US 4000355 A
Vinyl chloride resins characterized by rapid dry blending with plasticizers are prepared by suspension polymerization in an aqueous medium containing a hydroxypropyl cellulose plus higher fatty acid esters of sorbitan.
1. Process of producing vinyl chloride resin characterized by rapid plasticizer sorption, wherein
______________________________________ Parts by Weight______________________________________Vinyl chloride 100Is dispersed at all times as the internal phase in an aqueous medium 60 - 200 said aqueous medium consisting essentially of water andHydroxypropyl Cellulose 0.11 to 0.60 having 3-4 molecules of propylene oxide and no other substituent, combined per anhydro glucose unit, and having a viscosity of 50-1000 centipoises in 5% aqueous solutionA sorbitan fatty ester 0.33 to 1.5 of a fatty acid containing 8-20 carbon atomsandHydroxypropyl methyl cellulose Up to an amount such that the sum of hydroxypropyl cellulose, sorbitan fatty ester and hydroxypropyl methyl cellulose constitutes .44 to 1.5 parts by weight per 100 parts by weight of vinyl chlorideAnd said vinyl chloride is polymerized in the presence of a free-radical catalyst soluble in the vinyl chloride at temperatures at all times not greater than 43° C.______________________________________
2. Process according to claim 1 wherein the aqueous medium contains, in addition to the hydroxypropyl cellulose, 0.03-0.20 parts of hydroxypropyl methyl cellulose.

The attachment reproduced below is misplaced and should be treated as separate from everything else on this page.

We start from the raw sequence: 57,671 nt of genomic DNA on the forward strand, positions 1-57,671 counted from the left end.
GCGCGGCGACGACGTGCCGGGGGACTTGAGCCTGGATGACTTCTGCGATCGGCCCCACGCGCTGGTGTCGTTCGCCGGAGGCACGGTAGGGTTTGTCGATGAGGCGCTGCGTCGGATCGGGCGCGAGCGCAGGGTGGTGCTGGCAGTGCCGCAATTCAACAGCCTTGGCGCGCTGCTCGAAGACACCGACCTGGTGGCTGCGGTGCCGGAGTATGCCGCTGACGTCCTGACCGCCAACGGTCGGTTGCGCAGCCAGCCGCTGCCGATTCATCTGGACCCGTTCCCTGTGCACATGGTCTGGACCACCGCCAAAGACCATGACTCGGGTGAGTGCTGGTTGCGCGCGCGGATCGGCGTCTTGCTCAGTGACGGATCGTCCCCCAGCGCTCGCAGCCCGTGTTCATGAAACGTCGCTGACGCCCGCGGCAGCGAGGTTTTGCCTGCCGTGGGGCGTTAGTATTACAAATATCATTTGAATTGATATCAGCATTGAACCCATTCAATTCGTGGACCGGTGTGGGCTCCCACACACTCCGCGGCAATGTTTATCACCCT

3. Process according to claim 1 wherein the hydroxypropyl cellulose amounts to approximately 0.13 parts and the sorbitan fatty ester amounts to approximately 0.35 parts.
4. Process according to claim 2 wherein the polymerization mass contains, in addition to the other ingredients, 0.5-3.0 parts of trichloroethylene.
In the fabrication of vinyl chloride resins by calendering, extrusion, die-coating, etc., the resins are first mechanically blended with liquid plasticizers. The particles of resin imbibe the liquid plasticizers substantially completely, so that the granular resin retains its flowable character. This process is called "dry-blending", and it is very desirable that the resins shall be of such character that they will quickly imbibe the plasticizers, so as to minimize the time in the blending equipment. Such desirable resins are referred to as having short "dry-blend" times.
A patent to Nelson et al U.S. Pat. No. 3,706,722 discloses the preparation of plasticizer-absorbent resins by a process in which vinyl chloride is initially polymerized as the external phase to an internal aqueous phase containing sorbitan stearate plus hydroxypropyl methyl cellulose ether. After the initial polymerization, additional aqueous medium is added, causing a phase inversion, and the polymerization is carried to completion. This process is inherently cumbersome and difficult to control.
Accordingly, it is the object of this invention to provide a process for the production of vinyl chloride resins having short dry blend times, without having recourse to the cumbersome phase-reversal process of the prior art.
The above and other objects are secured, in accordance with this invention, by polymerizing vinyl chloride, at all times in suspension as the internal phase, in an aqueous medium containing dissolved therein:
______________________________________ Parts by weight per 100 parts of vinyl chloride monomers______________________________________A hydroxypropyl cellulose .11 - .60A higher fatty acid ester .33 - .50of sorbitan______________________________________